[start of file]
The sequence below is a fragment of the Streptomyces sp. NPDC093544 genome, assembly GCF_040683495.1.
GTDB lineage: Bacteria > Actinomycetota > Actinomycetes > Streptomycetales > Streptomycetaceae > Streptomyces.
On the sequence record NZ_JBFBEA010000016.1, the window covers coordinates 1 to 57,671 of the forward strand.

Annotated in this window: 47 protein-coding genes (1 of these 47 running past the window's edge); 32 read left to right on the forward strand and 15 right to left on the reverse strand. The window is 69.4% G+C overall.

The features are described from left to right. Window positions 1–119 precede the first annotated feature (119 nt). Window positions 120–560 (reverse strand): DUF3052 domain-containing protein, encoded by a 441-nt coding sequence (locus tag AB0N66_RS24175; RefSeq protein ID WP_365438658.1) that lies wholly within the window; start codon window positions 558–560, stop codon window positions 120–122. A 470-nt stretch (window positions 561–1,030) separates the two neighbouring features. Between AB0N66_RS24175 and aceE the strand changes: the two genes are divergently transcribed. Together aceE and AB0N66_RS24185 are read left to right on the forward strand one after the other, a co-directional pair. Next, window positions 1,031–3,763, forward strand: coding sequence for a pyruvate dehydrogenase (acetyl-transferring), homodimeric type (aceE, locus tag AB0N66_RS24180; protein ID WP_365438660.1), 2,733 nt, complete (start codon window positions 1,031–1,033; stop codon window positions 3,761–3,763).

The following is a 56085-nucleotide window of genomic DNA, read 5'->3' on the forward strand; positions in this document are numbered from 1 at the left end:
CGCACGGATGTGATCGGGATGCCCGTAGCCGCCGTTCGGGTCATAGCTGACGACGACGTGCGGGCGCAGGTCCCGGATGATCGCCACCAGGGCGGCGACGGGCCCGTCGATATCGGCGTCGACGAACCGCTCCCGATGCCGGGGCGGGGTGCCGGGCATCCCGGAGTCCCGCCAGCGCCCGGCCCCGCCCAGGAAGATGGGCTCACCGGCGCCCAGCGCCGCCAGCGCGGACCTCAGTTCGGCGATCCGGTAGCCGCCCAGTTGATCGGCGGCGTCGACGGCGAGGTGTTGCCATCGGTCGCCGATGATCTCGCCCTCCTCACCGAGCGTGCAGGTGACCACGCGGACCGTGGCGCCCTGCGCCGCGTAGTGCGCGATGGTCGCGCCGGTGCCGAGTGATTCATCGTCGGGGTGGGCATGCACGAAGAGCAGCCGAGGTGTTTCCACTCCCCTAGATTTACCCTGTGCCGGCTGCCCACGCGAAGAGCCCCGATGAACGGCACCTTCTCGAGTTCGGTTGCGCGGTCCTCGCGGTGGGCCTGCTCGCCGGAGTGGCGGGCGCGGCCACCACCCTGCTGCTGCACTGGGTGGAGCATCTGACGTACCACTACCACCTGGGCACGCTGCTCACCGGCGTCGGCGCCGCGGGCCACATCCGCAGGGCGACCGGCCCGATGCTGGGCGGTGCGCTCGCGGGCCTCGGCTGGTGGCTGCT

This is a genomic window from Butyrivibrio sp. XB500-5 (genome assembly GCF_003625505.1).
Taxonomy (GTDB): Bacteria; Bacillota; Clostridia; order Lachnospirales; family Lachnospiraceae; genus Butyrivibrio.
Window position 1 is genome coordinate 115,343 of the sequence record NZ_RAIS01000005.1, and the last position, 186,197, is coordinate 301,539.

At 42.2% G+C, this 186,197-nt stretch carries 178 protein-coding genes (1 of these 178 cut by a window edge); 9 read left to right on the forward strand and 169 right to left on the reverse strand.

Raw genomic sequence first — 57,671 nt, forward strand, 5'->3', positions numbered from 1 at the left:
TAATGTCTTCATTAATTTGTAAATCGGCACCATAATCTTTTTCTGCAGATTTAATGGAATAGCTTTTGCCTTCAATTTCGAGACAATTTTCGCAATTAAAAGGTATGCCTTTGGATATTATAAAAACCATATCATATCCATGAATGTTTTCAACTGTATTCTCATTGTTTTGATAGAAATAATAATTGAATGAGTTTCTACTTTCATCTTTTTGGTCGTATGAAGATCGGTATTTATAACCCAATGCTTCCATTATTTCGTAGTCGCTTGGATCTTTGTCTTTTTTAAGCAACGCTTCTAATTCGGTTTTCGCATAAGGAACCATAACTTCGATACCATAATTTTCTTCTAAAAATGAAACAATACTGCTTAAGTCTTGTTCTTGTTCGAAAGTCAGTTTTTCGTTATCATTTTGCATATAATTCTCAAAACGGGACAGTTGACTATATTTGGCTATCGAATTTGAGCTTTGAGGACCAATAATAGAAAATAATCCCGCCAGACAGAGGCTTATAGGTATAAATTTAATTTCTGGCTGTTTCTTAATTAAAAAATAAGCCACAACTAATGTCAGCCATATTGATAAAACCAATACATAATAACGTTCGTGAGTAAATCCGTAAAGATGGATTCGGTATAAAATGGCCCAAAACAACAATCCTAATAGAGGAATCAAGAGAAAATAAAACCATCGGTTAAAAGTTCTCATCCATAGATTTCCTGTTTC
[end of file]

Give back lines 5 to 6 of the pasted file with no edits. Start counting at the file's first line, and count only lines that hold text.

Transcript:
The features are described from left to right. Window positions 1–119 precede the first annotated feature (119 nt). Window positions 120–560 (reverse strand): DUF3052 domain-containing protein, encoded by a 441-nt coding sequence (locus tag AB0N66_RS24175; RefSeq protein ID WP_365438658.1) that lies wholly within the window; start codon window positions 558–560, stop codon window positions 120–122. A 470-nt stretch (window positions 561–1,030) separates the two neighbouring features. Between AB0N66_RS24175 and aceE the strand changes: the two genes are divergently transcribed. Together aceE and AB0N66_RS24185 are read left to right on the forward strand one after the other, a co-directional pair. Next, window positions 1,031–3,763, forward strand: coding sequence for a pyruvate dehydrogenase (acetyl-transferring), homodimeric type (aceE, locus tag AB0N66_RS24180; protein ID WP_365438660.1), 2,733 nt, complete (start codon window positions 1,031–1,033; stop codon window positions 3,761–3,763).

The following is a 56085-nucleotide window of genomic DNA, read 5'->3' on the forward strand; positions in this document are numbered from 1 at the left end: